By Laurie Conaty, MSW, LCSW, LCAS
Not like the confrontational, dramatic interventions commonly seen on TV, but with the same outcome of the person with addiction going into treatment, Clinical Interventions are very effective. Done properly, they are respectful, factual and supportive. Trained in the Love First Model of Clinical Intervention, developed and written about by Jeff and Debra Jay, Laurie Conaty, LCSW, LCAS, describes that interventions prevent the harm in believing the old myth that someone has to “hit bottom” to get clean or sober. In fact, most people will suffer irretrievable losses or even death while tormented and fearful loved ones or colleagues wait for the addicted person to “hit bottom.” People with addiction need for those concerned significant others and/or professional colleagues to bring that ‘bottom’ up to them, in the form of a structured and powerful clinical intervention.
Interventions all include a meeting and planning (lots of it!) session of the significant others and/or professional colleagues of the person with addiction. The purpose of this meeting is to understand the process of addiction, to identify factually how addiction has impacted the person of concern and to develop a plan for the intervention-why, where, how and finally, identify the treatment program will the person go to. This is all done confidentially and with the guidance of a trained Clinical Interventionist-typically a Licensed Mental Health/Substance Abuse professional.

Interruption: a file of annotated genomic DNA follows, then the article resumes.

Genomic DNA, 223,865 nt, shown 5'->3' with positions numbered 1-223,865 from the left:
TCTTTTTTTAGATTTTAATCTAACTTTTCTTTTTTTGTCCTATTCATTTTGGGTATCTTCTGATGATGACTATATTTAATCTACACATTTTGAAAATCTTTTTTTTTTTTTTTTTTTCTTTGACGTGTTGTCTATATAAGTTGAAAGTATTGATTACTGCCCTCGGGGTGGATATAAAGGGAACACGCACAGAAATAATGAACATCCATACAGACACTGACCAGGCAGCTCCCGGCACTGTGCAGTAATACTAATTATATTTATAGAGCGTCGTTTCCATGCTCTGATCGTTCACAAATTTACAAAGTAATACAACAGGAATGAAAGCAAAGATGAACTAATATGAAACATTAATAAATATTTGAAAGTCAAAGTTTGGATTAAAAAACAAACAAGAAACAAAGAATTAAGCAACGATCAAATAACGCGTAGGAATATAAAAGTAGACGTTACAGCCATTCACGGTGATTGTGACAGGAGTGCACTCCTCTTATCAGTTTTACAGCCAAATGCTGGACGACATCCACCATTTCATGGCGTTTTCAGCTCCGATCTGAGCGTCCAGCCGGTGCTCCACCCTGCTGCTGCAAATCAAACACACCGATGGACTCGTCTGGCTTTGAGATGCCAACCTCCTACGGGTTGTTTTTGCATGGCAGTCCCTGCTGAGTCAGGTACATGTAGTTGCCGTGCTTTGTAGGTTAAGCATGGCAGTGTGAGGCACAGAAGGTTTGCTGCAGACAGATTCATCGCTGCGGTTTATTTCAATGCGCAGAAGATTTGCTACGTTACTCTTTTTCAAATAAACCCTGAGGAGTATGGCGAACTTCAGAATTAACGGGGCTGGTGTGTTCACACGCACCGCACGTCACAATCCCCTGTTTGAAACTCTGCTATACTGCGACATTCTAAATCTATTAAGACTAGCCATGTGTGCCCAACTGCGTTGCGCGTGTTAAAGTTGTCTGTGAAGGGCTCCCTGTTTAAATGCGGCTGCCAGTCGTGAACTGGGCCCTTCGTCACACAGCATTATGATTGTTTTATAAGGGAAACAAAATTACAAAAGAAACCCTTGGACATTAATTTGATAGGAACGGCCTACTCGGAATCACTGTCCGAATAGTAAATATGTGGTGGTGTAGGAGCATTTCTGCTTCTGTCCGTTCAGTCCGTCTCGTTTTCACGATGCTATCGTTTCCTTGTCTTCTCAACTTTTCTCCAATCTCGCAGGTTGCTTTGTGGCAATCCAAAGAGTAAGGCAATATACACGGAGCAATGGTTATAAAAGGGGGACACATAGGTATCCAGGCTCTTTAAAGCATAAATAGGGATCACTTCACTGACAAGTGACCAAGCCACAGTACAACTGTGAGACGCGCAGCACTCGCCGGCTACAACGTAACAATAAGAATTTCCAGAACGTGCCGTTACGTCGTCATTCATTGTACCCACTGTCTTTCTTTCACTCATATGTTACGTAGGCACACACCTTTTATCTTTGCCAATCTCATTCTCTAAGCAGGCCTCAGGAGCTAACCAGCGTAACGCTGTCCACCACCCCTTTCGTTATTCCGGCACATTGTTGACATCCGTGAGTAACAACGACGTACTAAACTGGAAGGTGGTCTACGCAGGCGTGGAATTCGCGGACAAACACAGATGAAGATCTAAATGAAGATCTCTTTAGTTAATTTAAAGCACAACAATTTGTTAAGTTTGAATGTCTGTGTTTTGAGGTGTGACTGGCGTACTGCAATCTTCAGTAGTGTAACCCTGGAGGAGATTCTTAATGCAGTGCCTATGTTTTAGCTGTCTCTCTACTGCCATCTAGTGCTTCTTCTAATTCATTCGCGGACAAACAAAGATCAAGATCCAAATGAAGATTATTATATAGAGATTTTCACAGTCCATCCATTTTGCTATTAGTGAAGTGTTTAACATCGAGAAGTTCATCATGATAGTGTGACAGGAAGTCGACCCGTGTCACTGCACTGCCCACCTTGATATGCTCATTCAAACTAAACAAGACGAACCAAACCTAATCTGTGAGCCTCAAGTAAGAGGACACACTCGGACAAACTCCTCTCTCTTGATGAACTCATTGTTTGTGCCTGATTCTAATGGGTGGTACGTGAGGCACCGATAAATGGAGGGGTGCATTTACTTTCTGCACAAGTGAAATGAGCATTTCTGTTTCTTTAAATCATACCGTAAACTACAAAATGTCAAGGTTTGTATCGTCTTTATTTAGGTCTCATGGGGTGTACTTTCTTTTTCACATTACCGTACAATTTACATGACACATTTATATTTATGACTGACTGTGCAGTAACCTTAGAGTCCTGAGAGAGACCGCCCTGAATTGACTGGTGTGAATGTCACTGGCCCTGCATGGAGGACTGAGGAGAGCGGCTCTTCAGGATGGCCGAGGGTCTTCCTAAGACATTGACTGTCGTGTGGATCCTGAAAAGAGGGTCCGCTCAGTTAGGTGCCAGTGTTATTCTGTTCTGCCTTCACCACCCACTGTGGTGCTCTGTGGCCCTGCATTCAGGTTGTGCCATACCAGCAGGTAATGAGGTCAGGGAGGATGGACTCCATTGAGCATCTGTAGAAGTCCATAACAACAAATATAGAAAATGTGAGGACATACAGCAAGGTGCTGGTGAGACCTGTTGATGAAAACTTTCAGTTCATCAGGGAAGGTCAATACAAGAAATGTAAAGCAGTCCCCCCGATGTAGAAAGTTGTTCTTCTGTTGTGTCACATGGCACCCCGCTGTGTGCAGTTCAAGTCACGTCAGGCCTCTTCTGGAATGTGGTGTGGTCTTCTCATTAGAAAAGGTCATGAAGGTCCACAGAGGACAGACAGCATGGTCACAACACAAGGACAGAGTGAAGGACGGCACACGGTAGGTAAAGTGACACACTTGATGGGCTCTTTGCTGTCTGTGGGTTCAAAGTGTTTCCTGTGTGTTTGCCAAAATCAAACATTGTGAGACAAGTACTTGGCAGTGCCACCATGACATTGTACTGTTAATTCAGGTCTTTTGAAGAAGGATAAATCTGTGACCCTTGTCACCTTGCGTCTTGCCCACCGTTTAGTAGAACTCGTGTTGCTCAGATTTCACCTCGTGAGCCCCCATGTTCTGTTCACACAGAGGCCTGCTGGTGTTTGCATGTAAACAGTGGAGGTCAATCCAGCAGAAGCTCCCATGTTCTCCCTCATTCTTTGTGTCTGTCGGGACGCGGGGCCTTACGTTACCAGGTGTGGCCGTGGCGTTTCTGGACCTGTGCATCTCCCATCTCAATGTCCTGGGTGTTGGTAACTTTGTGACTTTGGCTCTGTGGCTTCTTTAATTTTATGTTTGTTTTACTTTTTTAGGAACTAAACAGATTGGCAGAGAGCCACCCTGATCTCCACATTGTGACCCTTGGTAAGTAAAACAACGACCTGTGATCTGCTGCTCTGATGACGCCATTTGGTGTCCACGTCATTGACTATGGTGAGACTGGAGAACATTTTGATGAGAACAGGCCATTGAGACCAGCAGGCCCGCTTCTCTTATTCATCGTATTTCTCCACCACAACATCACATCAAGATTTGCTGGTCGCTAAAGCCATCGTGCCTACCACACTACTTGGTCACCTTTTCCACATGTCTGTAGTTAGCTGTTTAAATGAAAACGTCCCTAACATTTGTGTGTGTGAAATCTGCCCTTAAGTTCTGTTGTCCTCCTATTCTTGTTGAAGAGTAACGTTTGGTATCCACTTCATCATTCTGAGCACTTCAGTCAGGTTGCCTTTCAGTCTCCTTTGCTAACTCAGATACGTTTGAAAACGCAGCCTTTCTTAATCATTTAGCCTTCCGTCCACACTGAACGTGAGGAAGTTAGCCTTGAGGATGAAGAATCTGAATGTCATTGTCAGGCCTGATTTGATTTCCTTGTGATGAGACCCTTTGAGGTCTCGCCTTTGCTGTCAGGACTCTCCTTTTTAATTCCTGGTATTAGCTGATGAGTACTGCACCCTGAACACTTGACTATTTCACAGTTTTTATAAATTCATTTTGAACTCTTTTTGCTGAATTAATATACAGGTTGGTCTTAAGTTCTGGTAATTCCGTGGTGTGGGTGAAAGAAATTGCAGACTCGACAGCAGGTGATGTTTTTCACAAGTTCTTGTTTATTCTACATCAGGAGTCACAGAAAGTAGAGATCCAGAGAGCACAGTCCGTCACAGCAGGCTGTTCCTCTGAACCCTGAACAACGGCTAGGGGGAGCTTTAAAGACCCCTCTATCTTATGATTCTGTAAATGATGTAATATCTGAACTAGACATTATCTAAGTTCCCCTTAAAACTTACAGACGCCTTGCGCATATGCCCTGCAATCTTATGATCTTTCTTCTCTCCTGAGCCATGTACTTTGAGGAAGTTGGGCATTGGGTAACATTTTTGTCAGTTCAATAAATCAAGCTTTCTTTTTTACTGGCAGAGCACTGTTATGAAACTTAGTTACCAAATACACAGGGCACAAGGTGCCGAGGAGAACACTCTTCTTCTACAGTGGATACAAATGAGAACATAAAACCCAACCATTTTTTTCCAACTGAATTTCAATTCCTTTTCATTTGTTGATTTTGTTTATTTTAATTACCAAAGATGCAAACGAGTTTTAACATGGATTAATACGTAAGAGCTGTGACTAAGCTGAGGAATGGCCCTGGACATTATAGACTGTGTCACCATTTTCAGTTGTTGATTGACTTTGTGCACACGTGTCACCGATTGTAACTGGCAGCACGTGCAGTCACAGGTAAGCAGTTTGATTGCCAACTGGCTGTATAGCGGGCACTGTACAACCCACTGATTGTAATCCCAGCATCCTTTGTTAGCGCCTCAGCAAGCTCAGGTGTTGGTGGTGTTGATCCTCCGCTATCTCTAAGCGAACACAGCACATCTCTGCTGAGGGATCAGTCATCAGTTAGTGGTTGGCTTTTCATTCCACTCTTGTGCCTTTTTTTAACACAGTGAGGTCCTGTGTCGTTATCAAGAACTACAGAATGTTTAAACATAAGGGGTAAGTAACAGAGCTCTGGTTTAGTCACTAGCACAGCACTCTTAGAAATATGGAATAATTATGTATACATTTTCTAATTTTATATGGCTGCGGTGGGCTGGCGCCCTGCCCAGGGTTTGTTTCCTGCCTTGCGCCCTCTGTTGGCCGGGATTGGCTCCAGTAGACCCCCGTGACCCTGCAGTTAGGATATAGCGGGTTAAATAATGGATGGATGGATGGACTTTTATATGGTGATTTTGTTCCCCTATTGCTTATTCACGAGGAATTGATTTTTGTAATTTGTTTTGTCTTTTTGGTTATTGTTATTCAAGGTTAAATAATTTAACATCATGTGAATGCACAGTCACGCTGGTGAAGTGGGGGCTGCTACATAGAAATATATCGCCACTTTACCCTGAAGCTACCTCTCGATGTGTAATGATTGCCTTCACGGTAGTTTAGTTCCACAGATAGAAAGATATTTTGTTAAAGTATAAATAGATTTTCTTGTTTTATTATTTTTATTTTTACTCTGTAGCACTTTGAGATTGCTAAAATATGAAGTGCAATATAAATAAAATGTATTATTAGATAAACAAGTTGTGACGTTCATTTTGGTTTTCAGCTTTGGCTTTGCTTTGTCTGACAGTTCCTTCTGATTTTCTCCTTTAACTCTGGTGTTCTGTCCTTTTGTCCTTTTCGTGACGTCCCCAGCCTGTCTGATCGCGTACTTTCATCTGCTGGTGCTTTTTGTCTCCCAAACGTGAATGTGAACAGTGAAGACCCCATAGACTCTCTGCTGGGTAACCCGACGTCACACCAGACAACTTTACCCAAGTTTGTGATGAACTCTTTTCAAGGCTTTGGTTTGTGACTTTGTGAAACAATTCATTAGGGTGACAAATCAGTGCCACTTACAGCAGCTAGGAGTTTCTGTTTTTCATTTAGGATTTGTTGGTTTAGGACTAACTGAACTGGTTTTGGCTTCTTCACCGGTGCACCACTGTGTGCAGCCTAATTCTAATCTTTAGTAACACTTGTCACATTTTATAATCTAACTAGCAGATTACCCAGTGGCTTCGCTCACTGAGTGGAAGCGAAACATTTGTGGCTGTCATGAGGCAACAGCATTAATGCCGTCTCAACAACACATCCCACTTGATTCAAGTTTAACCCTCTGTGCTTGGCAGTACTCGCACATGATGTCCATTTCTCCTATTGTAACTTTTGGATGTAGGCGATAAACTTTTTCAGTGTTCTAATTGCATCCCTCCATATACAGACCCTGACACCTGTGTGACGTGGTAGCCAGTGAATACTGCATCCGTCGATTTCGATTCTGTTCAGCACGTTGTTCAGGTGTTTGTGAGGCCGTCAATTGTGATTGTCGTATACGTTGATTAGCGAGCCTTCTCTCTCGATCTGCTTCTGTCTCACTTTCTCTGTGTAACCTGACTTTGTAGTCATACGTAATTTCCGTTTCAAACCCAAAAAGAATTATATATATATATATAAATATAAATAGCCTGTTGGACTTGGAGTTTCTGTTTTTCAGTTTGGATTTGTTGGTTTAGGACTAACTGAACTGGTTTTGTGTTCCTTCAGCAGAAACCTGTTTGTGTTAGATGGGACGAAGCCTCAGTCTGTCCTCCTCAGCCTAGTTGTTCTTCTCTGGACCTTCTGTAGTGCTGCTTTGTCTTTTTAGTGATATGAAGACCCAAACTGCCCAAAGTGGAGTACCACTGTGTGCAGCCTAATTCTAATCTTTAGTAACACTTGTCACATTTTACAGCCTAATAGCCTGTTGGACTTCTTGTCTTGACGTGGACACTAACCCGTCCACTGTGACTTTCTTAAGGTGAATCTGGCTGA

The second step is the Intervention, led by the Interventionist in partnership with a person who is close to the person with addiction. This is usually the person who made the initial contact with the Interventionist and coordinated other family members or colleagues.
The final, and sometimes ongoing step, is follow up with the family or colleague while the person is in treatment to be sure that everyone is still moving in the same direction of recovery. This is often a very challenging time. Frequently, the person with addiction is hoping to get everyone to ‘back off’ and the loved ones or colleagues are second guessing if they did the right thing! The Interventionist then becomes a Coach, supporting everyone in sticking with the plan.
Interventions work! For more information, read “Love First: A Families Guide to Intervention,” by Jeff and Debra Jay. It is a step by step guide to interventions.
For confidential information or inquiries about mental health or substance use disorder treatment, email firstname.lastname@example.org or call dbaBehavioral Healthcare Associates, LLC at 919-292-1464